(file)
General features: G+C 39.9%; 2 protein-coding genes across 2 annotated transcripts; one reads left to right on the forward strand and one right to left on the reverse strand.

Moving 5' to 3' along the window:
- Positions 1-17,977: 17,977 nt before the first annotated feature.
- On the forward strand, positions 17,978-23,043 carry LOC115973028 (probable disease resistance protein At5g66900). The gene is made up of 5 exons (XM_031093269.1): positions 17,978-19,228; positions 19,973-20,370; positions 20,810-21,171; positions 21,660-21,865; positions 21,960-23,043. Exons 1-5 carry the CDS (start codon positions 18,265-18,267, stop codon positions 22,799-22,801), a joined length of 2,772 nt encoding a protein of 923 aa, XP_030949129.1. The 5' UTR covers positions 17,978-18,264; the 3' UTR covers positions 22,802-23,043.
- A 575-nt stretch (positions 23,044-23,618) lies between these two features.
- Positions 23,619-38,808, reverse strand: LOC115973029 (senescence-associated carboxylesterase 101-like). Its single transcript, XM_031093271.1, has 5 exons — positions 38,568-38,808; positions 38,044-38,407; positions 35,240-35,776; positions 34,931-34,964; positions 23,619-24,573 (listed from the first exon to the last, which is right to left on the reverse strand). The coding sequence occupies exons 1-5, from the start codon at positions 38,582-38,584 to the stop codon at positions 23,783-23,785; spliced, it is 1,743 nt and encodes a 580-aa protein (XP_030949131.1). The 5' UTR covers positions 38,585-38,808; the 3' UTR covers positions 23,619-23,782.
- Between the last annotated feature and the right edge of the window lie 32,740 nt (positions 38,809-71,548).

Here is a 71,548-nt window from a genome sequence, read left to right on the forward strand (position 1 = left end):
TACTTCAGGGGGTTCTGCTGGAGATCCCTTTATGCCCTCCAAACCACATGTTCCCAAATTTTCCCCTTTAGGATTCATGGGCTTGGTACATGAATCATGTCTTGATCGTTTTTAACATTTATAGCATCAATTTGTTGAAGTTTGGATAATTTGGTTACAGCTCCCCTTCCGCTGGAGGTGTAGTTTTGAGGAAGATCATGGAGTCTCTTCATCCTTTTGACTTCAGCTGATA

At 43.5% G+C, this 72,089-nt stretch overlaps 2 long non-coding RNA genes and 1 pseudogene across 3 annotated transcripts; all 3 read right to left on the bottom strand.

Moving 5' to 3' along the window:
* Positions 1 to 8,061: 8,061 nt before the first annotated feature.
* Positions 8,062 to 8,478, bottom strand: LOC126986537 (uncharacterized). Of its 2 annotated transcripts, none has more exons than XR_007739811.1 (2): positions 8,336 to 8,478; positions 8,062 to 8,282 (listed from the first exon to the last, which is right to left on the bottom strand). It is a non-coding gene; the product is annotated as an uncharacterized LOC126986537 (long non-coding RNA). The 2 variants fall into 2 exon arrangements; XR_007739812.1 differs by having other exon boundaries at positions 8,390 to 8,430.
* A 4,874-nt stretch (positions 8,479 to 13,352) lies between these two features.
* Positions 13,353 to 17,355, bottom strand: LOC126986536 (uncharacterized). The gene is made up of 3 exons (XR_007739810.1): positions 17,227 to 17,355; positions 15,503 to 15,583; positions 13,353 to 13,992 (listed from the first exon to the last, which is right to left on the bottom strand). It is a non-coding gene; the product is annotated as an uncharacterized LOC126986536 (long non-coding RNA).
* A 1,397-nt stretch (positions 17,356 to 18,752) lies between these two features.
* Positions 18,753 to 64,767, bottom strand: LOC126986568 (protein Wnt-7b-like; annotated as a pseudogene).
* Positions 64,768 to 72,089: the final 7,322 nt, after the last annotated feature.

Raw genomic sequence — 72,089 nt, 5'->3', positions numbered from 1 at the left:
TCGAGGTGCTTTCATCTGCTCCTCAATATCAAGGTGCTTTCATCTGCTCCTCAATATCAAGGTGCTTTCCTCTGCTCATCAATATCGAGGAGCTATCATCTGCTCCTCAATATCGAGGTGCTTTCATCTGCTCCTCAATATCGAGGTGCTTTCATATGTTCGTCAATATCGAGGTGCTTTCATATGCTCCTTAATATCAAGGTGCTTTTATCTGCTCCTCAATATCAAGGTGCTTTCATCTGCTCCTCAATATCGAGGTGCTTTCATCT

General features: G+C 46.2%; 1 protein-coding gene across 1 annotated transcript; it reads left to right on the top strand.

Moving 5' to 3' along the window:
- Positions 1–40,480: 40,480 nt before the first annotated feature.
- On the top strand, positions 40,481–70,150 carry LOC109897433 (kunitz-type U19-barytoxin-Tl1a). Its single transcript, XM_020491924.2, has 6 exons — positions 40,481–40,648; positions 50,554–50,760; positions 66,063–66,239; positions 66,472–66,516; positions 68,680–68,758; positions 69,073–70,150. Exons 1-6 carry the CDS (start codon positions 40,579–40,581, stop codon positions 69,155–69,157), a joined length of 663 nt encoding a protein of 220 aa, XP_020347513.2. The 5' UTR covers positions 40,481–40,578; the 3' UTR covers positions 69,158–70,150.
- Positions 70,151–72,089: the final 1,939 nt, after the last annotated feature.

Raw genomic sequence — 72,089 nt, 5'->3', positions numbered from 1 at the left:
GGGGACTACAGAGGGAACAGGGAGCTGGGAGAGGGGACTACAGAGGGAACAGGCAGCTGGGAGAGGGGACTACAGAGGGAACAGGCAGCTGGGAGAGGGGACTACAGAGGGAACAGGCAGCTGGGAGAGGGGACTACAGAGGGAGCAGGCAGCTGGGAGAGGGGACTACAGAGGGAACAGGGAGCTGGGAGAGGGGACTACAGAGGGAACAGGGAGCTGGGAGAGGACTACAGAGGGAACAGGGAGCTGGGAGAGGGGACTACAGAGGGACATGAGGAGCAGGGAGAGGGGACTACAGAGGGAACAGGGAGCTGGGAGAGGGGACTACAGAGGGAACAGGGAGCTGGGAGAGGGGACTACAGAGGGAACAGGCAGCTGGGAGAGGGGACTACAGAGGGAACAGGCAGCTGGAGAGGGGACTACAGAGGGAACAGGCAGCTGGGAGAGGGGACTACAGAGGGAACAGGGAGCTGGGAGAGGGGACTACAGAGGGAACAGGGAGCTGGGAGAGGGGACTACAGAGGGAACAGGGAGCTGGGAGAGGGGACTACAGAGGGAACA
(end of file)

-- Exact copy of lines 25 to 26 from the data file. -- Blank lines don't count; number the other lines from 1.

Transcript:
- Positions 70,151–72,089: the final 1,939 nt, after the last annotated feature.

Raw genomic sequence — 72,089 nt, 5'->3', positions numbered from 1 at the left: